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Green Buildings play key part in road to NET ZERO

Energy & Utilities

During a panel discussion entitled “Energy efficiency focus”, experts addressed some of the approaches and technologies which are being adopted by government entities and the private sector to reduce CO2 emissions and opex costs.

Government regulation and adoption of stringent ratings systems are important if the Middle East is to reduce energy usage from buildings, which is some of the highest in the world.

While developing clean renewable energy resources grabs much of the energy transition media coverage, increasing the energy efficiency of infrastructure is the easiest place to start.

During a panel discussion entitled “Energy efficiency focus”, experts addressed some of the approaches and technologies which are being adopted by government entities and the private sector to reduce CO2 emissions and opex costs.

Beyond energy efficiency, Francisco Ramalheira, SVP in Business Development and Marketing at Enova, said it was important to discuss the effectiveness of energy use. “These topics go hand in hand when we talk about buildings and utilities,” he said. “We are not skimming the surface. If we look at what’s been done by the UAE and Saudi Arabia, this has generated momentum on the market, initially with the public sector, but it’s triggered the quasi-government and private sector to follow suit.”

Many companies, such as Enova, are actively looking for opportunities on the market, not just from the public sector, but from the private sector too. Ramalheira said he sees a momentum, even with large developers with large portfolios, like Tecom, making massive investment when it comes to retrofits, while also looking at the supply side, on solutions that can mitigate some of the dependency in terms of their utility breakdown. But more can be done.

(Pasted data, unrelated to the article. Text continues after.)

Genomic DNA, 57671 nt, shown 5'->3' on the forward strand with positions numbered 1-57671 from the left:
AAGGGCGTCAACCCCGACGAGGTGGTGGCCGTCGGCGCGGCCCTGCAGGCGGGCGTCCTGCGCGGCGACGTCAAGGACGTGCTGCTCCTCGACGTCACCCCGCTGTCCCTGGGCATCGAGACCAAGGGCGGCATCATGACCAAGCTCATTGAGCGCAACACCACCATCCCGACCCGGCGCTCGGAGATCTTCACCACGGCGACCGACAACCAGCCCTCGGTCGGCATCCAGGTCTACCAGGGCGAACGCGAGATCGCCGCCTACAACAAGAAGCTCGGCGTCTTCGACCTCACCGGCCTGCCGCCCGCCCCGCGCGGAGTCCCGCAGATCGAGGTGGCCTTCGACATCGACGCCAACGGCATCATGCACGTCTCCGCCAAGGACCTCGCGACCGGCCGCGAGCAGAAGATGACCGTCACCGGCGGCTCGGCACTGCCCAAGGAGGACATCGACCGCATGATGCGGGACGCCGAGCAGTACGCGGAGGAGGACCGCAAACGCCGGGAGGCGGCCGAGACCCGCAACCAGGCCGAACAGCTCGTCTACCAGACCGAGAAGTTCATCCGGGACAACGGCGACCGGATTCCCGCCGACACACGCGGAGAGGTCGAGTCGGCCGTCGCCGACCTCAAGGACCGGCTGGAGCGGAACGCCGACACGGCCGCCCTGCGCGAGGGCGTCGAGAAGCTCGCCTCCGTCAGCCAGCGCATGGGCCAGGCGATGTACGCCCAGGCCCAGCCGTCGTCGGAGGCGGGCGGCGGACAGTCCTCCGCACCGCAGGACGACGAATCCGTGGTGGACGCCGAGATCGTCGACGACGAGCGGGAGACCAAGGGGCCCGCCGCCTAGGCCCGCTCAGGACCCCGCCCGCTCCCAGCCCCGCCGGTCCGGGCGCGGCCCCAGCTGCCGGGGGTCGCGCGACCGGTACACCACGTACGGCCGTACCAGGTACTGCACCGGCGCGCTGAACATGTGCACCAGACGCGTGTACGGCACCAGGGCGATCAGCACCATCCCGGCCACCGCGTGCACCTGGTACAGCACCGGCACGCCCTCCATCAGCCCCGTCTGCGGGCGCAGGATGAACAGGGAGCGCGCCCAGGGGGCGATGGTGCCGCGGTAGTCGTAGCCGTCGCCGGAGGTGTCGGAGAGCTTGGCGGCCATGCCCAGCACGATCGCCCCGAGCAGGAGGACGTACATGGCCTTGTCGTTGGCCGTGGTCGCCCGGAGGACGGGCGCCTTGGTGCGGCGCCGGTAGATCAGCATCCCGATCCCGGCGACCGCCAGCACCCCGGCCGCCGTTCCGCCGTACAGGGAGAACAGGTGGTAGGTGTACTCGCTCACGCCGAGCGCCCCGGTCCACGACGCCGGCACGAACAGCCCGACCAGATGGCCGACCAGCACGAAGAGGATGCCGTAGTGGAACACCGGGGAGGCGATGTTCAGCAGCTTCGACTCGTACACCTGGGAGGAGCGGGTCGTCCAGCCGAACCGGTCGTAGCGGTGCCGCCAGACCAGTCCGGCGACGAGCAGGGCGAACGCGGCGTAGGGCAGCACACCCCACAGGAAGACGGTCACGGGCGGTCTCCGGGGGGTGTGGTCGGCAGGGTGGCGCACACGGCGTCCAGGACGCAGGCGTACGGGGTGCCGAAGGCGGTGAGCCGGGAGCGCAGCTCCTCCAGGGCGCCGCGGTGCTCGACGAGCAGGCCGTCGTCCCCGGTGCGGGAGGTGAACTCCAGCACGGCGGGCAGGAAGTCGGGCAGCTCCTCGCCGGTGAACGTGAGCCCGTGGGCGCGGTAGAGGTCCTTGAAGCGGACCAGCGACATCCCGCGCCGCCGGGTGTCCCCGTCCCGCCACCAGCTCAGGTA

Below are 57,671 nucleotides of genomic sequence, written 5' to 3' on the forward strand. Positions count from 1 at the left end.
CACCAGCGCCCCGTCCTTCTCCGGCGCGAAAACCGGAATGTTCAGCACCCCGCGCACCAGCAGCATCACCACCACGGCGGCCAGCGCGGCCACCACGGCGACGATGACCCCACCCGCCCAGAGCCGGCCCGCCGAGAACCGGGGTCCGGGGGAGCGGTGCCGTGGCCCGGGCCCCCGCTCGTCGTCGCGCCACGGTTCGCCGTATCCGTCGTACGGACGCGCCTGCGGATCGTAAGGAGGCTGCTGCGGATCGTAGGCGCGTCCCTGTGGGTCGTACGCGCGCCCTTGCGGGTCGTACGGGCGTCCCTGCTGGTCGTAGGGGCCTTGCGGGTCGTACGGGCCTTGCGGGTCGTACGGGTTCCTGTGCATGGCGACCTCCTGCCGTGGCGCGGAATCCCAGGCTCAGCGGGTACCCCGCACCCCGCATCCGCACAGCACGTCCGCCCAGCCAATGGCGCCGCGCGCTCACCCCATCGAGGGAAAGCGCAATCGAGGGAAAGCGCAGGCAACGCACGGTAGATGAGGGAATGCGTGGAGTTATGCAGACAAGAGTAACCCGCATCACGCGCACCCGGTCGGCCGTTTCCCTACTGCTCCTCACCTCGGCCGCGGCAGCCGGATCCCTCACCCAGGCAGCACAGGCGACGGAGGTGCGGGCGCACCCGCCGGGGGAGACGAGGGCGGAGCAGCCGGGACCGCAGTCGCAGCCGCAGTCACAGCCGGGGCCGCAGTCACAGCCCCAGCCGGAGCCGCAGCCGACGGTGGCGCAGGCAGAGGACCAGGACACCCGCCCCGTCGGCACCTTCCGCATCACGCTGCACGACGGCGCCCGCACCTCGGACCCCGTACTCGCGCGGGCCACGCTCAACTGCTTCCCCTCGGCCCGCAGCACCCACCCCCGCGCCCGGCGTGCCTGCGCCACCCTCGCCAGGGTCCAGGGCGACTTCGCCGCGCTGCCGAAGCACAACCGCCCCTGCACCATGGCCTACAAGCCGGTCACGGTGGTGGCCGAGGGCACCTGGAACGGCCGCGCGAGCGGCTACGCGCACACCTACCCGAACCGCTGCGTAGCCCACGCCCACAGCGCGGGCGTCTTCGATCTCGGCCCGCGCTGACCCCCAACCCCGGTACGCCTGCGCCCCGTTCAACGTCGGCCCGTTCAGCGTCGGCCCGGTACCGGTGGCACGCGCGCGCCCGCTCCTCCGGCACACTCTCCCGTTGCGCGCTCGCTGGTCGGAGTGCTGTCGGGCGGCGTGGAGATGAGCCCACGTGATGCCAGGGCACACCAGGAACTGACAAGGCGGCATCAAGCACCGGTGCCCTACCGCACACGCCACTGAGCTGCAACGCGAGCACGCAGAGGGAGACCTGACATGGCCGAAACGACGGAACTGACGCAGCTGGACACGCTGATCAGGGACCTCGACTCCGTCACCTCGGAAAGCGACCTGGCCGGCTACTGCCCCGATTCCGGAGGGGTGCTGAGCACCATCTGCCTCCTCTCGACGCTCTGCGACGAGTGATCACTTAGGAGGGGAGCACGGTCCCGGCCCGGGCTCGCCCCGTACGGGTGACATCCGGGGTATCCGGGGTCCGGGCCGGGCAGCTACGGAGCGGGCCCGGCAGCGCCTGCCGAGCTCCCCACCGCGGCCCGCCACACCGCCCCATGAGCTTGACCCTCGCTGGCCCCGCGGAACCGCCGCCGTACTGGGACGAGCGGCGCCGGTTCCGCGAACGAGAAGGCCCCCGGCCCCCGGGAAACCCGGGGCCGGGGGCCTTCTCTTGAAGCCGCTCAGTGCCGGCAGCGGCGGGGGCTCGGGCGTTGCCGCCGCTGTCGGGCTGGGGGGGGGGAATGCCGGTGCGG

“There could be two or three things that could come into place,” he said. “One is with legislation for new buildings, we’re still lagging in things that could be applicable for existing buildings to address their performance, and the second is access to financing with sensible interest rates.” He said promoting and “sensibilising” the general public about what an energy performance contract means is also vital. “We are all responsible for this,” he added. “All stakeholders involved in this process should play a role.”

Ahmed Elkiki, Director of Technical Services at RAK Hospitality Holding, highlighted that developers are not all the same. For him, the government has a role to play in introducing a rating system, which would rate a building based on its energy efficiency, therefore allowing developers to add a premium to their selling price, and filtering out less efficient buildings in time.

“We’ve seen now the regulation of household devices with star ratings of energy,” he said. “Customers would rather have an energy efficient device that will cost them less over time. It will be a language between the investor and the buyer that will save a lot of money – you’re going to get a return on your premium, but we’re a bit late in introducing this.”

Luay Khdeir, Regional Water Market Director at Atkins Global, highlighted the efficiency question when focusing on water. In the last 10 years, when looking at the structure of a desalination tariff, the largest portion at that time was the EPC in terms of building the plant. However, in the last five years or so, there has been a new wave of desalination, with the energy component becoming higher than the EPC as part of the pie comprising the tariff.

“And each project is as good as the previous one when it comes to efficiency and tariff,” he explained. “The tariff went from a dollar per meter cube to 0.4 and 0.27. So all developers started looking and saying they need to make an efficient design, EPC, and operation to drive all the way having the right tariff.”

“Utilities attract around 80 percent of what we call today Generation Z, which is up to 24 years old, so we will have a serious problem where we don’t have enough interest from younger generations to come in and drive change,” he said. “Another challenge is gender: the demographics in a utility system you might find are 20 to 25 percent females versus males, and it’s worse on the operational side, not even reaching double digits.”

In the context of nationalisation, he said 25 percent of GCC nationals are young, between the ages of 15 to 29, yet last year, unemployment rates were close to 12 to 13 percent, and three times higher for females due to a skill mismatch between education, skills and job. “The private sector is not stepping up to attract these nationals so you need to bring these diversity dimensions together,” Khdeir added.

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